Stock assessment program

By itself, fisheries data can be misleading because many factors influence fish stocks and fisheries (e.g. season can influence catch and weather can influence fishing effort). Misinterpreting data, or only looking at some of the data, can lead to very different opinions about the sustainability of fish stocks. Stock assessments interpret all these factors in a consistent way.

Stock assessments integrate our understanding of ecology, biology, environment, fishing behaviours and other drivers (such as product value) to give us a measure of the health of fish stocks.

They are critical to support evidence-based harvest strategies and fisheries management – stock assessments are scheduled to link with harvest strategy timelines and are typically reviewed every 1–3 years to set fishing effort and harvest targets.

The results also contribute to Status of Australian Fish Stocks reports, to determine if a stock is sustainably fished, overfished or somewhere in between.

How we assess fish stocks

Stock assessments are completed by our specialist fishery scientists, who have skills in mathematical modelling, biological research, statistical analysis and computer science  .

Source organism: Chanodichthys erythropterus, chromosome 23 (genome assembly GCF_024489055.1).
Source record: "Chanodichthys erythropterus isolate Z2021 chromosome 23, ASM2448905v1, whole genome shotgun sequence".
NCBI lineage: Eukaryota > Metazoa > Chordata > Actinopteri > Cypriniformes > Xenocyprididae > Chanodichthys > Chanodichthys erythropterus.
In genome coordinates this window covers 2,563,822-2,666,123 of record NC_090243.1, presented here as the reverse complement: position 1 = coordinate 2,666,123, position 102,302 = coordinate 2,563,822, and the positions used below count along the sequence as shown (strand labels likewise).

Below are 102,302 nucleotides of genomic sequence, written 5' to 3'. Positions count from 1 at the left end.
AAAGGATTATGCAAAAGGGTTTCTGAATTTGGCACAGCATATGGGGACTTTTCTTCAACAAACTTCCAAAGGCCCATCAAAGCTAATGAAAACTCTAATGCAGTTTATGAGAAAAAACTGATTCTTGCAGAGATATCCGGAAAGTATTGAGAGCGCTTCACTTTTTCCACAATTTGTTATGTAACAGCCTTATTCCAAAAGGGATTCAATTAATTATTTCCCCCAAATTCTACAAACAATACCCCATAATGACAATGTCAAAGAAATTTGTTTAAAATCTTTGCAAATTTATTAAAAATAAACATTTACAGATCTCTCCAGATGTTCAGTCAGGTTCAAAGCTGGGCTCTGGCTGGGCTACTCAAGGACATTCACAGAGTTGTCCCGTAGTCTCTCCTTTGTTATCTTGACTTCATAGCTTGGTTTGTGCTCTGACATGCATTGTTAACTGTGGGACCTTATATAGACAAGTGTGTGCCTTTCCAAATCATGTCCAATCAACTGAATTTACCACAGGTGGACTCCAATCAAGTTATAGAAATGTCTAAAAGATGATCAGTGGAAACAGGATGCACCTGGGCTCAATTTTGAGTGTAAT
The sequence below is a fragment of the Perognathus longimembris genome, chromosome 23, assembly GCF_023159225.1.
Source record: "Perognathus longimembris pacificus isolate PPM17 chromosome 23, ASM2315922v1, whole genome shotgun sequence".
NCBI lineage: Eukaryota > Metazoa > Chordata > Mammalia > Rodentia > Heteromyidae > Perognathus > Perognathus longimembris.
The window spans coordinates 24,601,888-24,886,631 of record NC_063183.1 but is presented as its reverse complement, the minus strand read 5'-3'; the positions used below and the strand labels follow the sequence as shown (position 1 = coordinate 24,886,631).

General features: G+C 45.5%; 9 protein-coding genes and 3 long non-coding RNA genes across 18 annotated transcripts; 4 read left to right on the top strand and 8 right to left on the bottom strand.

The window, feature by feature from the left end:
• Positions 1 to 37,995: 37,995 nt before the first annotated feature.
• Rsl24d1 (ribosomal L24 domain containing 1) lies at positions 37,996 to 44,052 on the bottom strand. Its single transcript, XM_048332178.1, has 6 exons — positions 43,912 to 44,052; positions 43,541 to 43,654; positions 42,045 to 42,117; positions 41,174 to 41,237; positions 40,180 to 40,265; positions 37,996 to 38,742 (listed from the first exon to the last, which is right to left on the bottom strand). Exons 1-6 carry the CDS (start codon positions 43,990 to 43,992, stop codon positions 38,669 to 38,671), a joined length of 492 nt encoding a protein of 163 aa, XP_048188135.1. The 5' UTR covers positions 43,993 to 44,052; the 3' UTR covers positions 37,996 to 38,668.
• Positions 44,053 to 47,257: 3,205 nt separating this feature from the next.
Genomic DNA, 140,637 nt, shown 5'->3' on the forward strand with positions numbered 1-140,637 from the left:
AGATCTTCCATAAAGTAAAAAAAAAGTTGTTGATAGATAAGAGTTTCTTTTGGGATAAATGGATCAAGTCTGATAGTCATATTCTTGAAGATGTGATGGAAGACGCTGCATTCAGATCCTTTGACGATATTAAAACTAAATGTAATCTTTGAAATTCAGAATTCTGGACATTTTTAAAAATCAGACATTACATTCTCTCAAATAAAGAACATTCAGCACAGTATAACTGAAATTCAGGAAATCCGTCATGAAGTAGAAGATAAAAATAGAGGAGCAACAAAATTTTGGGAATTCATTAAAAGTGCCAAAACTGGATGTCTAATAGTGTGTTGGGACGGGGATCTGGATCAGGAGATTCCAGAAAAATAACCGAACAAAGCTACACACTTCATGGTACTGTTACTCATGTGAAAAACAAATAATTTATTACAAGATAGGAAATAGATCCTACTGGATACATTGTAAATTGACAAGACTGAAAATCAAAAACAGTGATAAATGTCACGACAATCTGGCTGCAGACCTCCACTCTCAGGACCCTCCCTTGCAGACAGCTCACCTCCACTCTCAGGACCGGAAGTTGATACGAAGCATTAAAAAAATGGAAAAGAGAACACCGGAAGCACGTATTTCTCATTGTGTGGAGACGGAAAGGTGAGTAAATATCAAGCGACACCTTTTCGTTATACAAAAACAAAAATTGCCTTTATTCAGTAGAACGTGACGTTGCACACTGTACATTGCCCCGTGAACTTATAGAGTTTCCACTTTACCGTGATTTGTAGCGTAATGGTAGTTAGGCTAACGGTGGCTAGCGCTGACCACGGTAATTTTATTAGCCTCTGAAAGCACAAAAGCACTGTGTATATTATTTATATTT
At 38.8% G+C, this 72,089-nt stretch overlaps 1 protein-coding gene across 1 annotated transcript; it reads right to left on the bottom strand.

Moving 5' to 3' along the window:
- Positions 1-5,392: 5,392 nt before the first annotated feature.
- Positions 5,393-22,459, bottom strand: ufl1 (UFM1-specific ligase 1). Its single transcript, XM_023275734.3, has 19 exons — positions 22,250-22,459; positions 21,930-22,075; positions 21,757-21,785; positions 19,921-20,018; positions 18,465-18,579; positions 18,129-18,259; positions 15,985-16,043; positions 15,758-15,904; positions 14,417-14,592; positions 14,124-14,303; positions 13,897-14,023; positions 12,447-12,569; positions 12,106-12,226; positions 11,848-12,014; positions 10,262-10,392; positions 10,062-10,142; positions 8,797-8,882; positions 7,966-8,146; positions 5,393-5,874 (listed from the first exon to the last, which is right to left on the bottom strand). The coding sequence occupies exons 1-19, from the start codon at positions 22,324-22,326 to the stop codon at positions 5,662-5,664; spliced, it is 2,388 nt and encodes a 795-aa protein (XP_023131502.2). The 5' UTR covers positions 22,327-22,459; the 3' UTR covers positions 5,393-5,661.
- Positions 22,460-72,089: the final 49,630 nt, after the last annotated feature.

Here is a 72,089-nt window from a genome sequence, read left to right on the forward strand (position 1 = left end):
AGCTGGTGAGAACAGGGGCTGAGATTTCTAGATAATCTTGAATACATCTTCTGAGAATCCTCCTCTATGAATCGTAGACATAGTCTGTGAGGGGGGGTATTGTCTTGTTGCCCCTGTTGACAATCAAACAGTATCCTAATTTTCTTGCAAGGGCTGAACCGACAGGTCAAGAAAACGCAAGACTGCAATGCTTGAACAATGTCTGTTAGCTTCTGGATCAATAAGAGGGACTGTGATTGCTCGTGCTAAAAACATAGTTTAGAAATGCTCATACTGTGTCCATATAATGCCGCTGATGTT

They use a model-based stock assessment, which is a mathematical tool that calculates the status of a fish stock and assesses how these fish will respond to different management procedures. It brings together a large volume of data, including:

  • commercial logbook data
  • recreational harvest estimates
  • biological surveys
  • environmental conditions
  • economic information.

Stock assessment project teams

Fisheries Queensland ensures stock assessments occur in a transparent and evidence-based way by engaging a stock assessment ‘project team’. This is about choosing the right mix of skill sets, clearly defining team member roles and tasks, and clearly documenting the process. The project team terms of reference (PDF, 207.9KB) have been designed to support this.

Reports and assessment schedule

Click on the links below for the latest stock assessment reports – you can also access previous reports by searching our eResearch Archive.

The following species have been assessed or are scheduled to be assessed by the end of 2024.

Barramundi   View   
Black jewfish      View  
Black teatfish    View   
Blue swimmer crab    View     
Burrowing blackfish        
Common coral trout   ViewView View  
Crimson snapper     View   
Dusky flathead   View  View  
Eastern king prawn    View    
Grey mackerel   View     
King threadfin     View  
Moreton Bay bug        
Pearl perch View    View  
Prickly redfish        
Red emperor      View   
Redspot king prawn        
Redthroat emperor    View    
Saddletail snapper     View   
Sand whiting   View    
Saucer scallop    ViewViewView
Sea mullet  View   View  
Snapper  View     
School mackerel   View     
Spanish mackerel  View  View View  
Spotted mackerel  View     
Stout whiting     View   
Tailor View  View    
Tiger prawns     View  
Tropical rock lobster        
White teatfish    View   
Yellowfin bream   View